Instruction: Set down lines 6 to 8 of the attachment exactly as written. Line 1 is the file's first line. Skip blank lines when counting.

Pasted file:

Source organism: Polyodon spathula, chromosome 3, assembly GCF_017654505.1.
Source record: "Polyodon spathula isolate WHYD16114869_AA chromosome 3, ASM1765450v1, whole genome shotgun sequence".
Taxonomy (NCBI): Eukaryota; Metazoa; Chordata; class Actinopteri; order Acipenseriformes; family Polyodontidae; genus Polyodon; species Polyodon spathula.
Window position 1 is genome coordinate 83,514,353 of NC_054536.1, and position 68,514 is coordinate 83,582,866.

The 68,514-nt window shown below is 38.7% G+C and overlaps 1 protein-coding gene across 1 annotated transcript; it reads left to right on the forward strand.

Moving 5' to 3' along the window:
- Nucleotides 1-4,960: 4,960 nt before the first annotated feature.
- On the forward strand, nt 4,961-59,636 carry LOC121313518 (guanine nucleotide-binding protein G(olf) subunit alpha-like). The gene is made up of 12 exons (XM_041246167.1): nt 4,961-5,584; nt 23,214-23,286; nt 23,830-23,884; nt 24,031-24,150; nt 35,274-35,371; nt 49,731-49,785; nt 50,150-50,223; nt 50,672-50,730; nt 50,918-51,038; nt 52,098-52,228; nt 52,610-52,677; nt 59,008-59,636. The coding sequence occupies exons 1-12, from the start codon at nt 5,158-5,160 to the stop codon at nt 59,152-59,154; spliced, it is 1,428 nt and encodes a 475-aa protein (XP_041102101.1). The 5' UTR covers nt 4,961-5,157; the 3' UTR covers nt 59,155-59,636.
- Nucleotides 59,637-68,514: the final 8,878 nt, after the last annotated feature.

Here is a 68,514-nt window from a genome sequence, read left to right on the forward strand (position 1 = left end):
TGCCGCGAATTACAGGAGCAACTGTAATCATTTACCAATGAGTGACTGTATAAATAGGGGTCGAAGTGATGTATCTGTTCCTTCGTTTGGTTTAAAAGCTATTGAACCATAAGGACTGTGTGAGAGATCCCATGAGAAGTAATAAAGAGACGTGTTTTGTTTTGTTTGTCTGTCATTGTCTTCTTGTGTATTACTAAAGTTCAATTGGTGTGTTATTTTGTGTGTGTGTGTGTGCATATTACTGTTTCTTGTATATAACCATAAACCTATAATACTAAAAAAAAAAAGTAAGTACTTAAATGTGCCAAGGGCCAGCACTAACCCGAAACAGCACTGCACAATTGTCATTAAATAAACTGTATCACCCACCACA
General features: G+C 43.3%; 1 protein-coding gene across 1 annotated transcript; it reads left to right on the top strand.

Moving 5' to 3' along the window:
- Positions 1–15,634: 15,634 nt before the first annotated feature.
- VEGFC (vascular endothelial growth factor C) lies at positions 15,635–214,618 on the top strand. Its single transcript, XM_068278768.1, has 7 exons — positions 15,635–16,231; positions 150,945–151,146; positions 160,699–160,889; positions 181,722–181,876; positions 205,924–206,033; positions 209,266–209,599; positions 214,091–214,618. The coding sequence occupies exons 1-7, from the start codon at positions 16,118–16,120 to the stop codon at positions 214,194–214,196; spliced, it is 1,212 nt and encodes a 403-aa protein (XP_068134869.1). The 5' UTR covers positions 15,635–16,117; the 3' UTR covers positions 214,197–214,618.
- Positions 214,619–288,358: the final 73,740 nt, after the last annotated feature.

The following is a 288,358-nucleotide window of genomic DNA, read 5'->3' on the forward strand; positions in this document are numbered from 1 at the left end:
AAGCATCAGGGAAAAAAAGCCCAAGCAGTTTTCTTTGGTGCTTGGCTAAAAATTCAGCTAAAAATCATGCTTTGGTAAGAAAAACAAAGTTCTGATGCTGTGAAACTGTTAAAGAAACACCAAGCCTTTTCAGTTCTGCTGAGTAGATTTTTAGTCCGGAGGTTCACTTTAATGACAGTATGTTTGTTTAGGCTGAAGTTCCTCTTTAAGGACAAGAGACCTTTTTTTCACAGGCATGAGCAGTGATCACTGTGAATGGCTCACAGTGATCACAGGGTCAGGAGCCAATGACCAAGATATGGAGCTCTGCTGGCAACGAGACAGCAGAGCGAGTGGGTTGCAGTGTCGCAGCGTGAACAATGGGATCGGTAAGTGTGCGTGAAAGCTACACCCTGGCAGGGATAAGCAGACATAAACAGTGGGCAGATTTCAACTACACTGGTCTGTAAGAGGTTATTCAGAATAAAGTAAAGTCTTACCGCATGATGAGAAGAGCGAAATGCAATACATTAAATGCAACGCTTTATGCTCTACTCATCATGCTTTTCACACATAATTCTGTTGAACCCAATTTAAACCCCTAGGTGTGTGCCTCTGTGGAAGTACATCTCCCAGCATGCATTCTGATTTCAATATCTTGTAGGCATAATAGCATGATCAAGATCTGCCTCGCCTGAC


Moving 5' to 3' along the window:
- Nucleotides 1-4,960: 4,960 nt before the first annotated feature.
- On the forward strand, nt 4,961-59,636 carry LOC121313518 (guanine nucleotide-binding protein G(olf) subunit alpha-like). The gene is made up of 12 exons (XM_041246167.1): nt 4,961-5,584; nt 23,214-23,286; nt 23,830-23,884; nt 24,031-24,150; nt 35,274-35,371; nt 49,731-49,785; nt 50,150-50,223; nt 50,672-50,730; nt 50,918-51,038; nt 52,098-52,228; nt 52,610-52,677; nt 59,008-59,636. The coding sequence occupies exons 1-12, from the start codon at nt 5,158-5,160 to the stop codon at nt 59,152-59,154; spliced, it is 1,428 nt and encodes a 475-aa protein (XP_041102101.1). The 5' UTR covers nt 4,961-5,157; the 3' UTR covers nt 59,155-59,636.